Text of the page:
There’s a danger that putting too much personal information on social media creates opportunities for criminal elements to engage in social hijacking, stealing an individual’s identity. The results can be financial and personally devastating. After spending many years chasing down these scams for the Pentagon’s top brass, I realized it was like playing a virtual wack-a-mole. As soon as I could get the requests processed within the social media venue for the false accounts to be investigated and taken down, the next day several more would pop up.

Over time I realized, that this is just a new take on an old problem. Much like the old romance scams that involved getting a chain letter in the mail with requests to send money, these schemes were people hijacking a well known identity in order to convince an unsuspecting person to send money to a person in need. Typically middle aged single woman are the targets, and the perpetrator preys on the loneliness and kindness of the woman to send money for whatever cause that he or she has convinced them to buy into. And most of the time it works. Victims sent as much as $5,000 and in some cases even more. By the time they realize its a scam, it’s too late.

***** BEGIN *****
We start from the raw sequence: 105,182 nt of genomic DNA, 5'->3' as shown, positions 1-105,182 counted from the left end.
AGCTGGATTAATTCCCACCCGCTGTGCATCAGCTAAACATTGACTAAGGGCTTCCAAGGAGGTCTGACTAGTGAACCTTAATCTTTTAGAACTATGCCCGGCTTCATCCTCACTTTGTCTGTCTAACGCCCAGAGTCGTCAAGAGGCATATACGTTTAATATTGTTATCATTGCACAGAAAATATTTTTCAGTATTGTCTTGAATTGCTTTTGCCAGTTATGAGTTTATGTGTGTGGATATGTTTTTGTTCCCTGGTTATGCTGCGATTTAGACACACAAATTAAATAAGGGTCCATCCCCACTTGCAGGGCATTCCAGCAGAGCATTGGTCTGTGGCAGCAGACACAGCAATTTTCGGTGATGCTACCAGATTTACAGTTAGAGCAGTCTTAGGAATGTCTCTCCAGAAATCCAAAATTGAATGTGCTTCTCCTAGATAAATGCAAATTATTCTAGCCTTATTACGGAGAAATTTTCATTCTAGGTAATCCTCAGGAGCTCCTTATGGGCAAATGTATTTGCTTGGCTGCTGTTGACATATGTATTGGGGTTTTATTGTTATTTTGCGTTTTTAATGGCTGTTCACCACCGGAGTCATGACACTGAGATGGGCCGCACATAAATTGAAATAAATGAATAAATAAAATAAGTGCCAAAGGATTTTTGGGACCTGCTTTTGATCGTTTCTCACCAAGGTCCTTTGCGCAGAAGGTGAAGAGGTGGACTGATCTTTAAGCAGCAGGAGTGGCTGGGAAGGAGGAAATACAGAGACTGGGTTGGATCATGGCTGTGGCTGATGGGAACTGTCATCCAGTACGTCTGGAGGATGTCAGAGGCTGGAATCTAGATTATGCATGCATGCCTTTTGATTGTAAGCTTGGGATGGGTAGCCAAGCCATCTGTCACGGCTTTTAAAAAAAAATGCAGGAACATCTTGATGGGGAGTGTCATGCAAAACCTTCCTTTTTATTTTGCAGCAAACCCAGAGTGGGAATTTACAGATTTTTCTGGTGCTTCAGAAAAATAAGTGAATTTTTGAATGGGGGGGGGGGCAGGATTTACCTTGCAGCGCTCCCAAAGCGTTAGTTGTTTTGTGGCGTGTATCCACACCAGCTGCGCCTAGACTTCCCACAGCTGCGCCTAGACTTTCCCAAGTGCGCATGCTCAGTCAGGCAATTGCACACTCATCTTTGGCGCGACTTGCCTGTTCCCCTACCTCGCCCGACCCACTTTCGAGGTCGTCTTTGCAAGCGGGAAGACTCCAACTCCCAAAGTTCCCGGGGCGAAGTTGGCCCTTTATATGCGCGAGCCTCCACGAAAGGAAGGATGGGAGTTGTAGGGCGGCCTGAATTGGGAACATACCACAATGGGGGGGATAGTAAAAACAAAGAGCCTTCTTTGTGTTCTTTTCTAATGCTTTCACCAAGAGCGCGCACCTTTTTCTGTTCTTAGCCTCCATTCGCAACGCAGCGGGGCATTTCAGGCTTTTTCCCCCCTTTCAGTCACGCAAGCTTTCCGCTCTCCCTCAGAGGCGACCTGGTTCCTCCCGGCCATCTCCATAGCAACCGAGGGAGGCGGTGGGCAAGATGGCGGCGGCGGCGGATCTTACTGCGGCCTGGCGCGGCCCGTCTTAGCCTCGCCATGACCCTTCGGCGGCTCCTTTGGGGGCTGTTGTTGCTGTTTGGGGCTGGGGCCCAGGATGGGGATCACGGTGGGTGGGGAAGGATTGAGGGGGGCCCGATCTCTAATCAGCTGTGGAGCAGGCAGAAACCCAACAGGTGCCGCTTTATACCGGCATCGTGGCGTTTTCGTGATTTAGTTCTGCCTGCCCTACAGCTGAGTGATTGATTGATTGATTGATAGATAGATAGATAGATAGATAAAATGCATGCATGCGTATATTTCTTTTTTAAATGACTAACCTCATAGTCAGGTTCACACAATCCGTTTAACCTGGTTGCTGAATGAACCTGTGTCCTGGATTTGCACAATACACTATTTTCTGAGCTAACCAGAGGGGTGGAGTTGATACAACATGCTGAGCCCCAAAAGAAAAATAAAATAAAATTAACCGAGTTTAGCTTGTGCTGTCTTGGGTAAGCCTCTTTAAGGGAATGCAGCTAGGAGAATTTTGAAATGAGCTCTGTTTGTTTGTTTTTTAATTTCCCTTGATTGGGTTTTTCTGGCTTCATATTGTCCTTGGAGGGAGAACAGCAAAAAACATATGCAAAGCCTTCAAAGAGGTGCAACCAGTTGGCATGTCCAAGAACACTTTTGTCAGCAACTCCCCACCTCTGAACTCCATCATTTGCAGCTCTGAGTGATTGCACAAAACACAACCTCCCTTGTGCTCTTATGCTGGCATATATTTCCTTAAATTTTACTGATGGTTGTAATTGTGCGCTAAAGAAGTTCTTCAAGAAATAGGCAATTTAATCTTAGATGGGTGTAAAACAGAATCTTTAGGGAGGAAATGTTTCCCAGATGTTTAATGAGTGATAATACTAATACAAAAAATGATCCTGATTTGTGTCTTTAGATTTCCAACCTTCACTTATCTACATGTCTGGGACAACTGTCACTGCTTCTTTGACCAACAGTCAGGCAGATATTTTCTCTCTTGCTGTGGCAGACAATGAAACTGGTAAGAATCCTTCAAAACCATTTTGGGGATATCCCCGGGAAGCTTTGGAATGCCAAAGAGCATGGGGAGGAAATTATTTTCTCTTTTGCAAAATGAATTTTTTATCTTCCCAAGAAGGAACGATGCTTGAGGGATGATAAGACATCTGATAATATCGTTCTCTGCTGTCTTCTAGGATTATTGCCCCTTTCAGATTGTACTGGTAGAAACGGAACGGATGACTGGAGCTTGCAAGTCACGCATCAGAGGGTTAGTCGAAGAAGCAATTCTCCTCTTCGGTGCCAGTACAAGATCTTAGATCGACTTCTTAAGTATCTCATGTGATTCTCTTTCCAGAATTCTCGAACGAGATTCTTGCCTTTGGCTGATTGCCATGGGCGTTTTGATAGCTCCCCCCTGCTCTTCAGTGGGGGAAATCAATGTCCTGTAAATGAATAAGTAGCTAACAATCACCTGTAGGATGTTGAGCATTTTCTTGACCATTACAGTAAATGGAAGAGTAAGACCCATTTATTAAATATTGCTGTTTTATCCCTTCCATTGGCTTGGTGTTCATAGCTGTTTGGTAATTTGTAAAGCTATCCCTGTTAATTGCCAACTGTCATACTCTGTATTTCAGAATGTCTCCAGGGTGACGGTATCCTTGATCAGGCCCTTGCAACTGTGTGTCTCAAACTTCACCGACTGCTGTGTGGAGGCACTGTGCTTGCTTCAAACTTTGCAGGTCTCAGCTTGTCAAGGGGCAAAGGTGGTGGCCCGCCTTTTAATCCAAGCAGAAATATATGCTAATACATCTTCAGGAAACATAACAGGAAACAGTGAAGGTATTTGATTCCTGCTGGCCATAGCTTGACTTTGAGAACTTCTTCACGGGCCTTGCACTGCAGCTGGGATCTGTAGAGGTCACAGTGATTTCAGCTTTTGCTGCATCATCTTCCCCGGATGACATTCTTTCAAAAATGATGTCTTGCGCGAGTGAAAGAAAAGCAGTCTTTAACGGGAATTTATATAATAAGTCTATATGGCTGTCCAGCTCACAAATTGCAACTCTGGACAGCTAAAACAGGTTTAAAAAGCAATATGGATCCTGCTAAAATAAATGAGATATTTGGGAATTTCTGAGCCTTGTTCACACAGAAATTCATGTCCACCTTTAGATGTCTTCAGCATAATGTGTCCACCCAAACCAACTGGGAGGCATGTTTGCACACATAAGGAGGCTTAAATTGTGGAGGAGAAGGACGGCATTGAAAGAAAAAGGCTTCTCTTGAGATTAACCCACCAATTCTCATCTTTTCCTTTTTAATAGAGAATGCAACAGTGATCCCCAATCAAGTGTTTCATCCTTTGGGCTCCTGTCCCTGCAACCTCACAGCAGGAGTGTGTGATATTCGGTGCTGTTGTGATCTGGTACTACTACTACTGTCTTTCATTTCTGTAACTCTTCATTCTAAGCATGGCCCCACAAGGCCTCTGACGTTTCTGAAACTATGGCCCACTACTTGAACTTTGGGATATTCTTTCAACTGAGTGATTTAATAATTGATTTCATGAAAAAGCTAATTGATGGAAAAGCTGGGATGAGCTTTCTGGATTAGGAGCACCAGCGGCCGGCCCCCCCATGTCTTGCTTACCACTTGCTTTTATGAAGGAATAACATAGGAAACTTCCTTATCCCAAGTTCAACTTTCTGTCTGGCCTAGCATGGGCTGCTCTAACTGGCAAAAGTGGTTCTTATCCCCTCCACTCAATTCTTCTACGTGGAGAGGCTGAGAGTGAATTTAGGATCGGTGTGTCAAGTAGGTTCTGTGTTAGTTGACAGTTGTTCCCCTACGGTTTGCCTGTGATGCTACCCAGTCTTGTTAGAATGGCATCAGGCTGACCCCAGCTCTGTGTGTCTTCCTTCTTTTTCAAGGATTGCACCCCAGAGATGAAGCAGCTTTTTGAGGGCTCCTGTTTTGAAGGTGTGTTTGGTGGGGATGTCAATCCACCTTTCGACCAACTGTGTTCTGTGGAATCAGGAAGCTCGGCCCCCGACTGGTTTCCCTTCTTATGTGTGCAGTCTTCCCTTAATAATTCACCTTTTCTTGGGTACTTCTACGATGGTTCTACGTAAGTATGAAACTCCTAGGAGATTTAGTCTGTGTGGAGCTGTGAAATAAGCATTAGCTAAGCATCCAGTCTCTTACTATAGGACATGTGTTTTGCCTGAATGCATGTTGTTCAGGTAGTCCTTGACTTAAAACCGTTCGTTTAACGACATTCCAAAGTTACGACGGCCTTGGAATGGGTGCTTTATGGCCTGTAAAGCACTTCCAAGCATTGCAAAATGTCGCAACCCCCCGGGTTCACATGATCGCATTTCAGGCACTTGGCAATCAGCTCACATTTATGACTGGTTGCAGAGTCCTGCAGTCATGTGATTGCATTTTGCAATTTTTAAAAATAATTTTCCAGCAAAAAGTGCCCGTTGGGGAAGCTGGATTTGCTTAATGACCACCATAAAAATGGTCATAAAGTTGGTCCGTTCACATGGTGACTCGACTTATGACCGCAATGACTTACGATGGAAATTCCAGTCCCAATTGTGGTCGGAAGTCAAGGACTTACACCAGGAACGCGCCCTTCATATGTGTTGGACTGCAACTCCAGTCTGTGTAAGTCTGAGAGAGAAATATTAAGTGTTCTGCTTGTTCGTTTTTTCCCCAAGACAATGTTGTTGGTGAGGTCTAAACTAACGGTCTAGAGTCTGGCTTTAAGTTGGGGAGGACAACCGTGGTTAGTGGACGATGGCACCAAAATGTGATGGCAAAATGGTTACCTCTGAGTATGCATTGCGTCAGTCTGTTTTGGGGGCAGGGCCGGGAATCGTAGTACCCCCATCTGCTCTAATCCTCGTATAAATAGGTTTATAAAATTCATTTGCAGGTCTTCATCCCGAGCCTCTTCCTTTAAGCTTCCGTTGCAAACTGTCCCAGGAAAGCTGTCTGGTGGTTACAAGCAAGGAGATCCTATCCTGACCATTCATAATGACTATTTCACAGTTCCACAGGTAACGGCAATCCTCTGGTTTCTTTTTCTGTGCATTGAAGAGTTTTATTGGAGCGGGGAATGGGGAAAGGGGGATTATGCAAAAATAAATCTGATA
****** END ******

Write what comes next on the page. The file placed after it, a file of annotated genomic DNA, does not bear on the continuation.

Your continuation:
However, in these cases there are really two victims of these types of crimes. The person who gets swindled into wiring hard earned funds, and the person whose identity has been stolen, often with no idea that he or she has been hijacked. Typically, this person is a prominent, well enough know individual with a prominent media profile. As I have seen, general officers in the military are some of the most common targets. A family member or a friend receives a note or “friend me” request only to discover that the message came from someone pretending to be a general officer. Responding to the request often means granting access to personal information.